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Veterinary college's annual Open House set for April 9

March 29, 2016

vetmed-openhouse
Marian Benitez, clinical assistant professor of small animal surgery, shows a young visitor at last year's Open House how to "surgically" repair a stuffed animal.

The Virginia-Maryland College of Veterinary Medicine at Virginia Tech will open its doors to the public during its annual Open House from 10 a.m. to 3 p.m. Saturday, April 9. Visitors will learn about veterinary medicine and the college through tours, demonstrations, and lectures.

The Open House will take place on the college’s Blacksburg campus at 245 Duck Pond Drive and will feature guided tours of its 270,000-square-foot complex, which includes the Veterinary Teaching Hospital and the Veterinary Medicine Instruction Addition. Parking will be available in the large fenced commuter/graduate parking lot off Duck Pond Drive (known as “the Cage”).

For the first time, food trucks offering local and regional dining options will be available in the parking lot in front of the veterinary college. As in years past, veterinary students will lead hour-long tours every 15 minutes beginning at 10:15 a.m.

The family-friendly event will feature activities designed for children, such as horseshoe painting and an anatomy lesson with a painted horse. Third-year students will help “surgically repair” stuffed animals that children bring (limit one per child) to a Teddy Bear Repair Clinic from 10 a.m. to 2 p.m.

Lectures and information sessions will address topics ranging from low-stress cat handling to radiology to what prospective students need to know about applying to veterinary school. Demonstrations will cover numerous topics, such as small animal ultrasound.

A silent auction with gift certificates and merchandise from local merchants will be from 10 a.m. to 2 p.m. with winners announced at 2:15 p.m. Auction items can be purchased by cash and check only.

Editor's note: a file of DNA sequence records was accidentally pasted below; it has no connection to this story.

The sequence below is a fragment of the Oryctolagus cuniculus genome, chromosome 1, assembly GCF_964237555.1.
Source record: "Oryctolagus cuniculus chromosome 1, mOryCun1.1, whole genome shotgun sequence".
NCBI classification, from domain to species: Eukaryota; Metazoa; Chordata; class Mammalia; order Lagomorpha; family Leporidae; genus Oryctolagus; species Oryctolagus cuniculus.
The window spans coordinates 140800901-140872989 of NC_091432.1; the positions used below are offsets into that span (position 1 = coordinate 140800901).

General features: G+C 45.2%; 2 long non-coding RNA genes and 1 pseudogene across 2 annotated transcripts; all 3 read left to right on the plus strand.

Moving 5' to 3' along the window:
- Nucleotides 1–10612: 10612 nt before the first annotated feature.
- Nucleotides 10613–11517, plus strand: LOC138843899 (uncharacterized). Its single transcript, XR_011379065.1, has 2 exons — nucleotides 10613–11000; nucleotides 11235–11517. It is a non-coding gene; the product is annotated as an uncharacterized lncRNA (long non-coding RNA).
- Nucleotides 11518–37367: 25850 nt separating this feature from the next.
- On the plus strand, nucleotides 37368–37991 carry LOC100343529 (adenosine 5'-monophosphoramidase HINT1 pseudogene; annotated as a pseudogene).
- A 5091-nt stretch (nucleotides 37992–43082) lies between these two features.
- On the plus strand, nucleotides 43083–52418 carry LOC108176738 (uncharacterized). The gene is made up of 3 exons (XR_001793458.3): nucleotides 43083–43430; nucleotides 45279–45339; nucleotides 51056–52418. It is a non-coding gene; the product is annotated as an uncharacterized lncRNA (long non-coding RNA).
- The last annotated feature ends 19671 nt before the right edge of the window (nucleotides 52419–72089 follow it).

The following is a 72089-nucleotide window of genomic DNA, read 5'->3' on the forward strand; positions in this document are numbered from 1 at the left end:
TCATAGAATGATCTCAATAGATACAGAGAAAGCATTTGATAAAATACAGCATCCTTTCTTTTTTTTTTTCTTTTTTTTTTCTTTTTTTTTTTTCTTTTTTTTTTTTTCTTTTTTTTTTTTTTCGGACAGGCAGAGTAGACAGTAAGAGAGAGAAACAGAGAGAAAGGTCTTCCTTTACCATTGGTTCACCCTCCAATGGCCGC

Also new this year, several student organizations will team up to provide an instructional event from 1 to 3 p.m. on how to recognize and handle common dog and cat emergencies and how to perform CPR. The Student Chapter of the Veterinary Emergency and Critical Care Society (SCVECCS), Virginia Veterinary Medical Association, and Companion Animal Club are partnering on this event with support from the Lisa Marie Tedora Memorial Fund, which was established in memory of the Class of 2000 alumna. Sign up will be available at the SCVECCS booth at the Open House.

Veterinary paraprofessionals and first responders will have an opportunity to learn how to intervene with common veterinary emergencies as well as CPR training during a second lecture from 3 to 6 p.m. Sign up for this event is available online until April 2 and will not be available during Open House.

For biosecurity and health safety reasons, no animals will be allowed in the building or hospital areas during Open House. In the event of rain, outside demonstrations and activities may be canceled.

The veterinary college is hosting the Open House with support from the Student Chapter of the American Veterinary Medical Association, which previously hosted the event, along with the majority of the college’s student organizations. Members of the Student Chapter of the Association of Shelter Veterinarians will collect dog food and toy donations for a local animal shelter. Student organizers also are partnering with a local shelter to showcase animals that are available to adopt or foster.

The Virginia-Maryland College of Veterinary Medicine is a leading biomedical teaching and research center, enrolling more than 700 Doctor of Veterinary Medicine, master of public health, and biomedical and veterinary sciences graduate students. The college is a partnership between the land-grant universities of Virginia Tech and the University of Maryland. Its main campus in Blacksburg, Virginia, features the Veterinary Teaching Hospital and large animal field services which together treat more than 79,000 animals annually. Other locations include the Marion duPont Scott Equine Medical Center in Leesburg, Virginia, and the Gudelsky Veterinary Center in College Park, Maryland.

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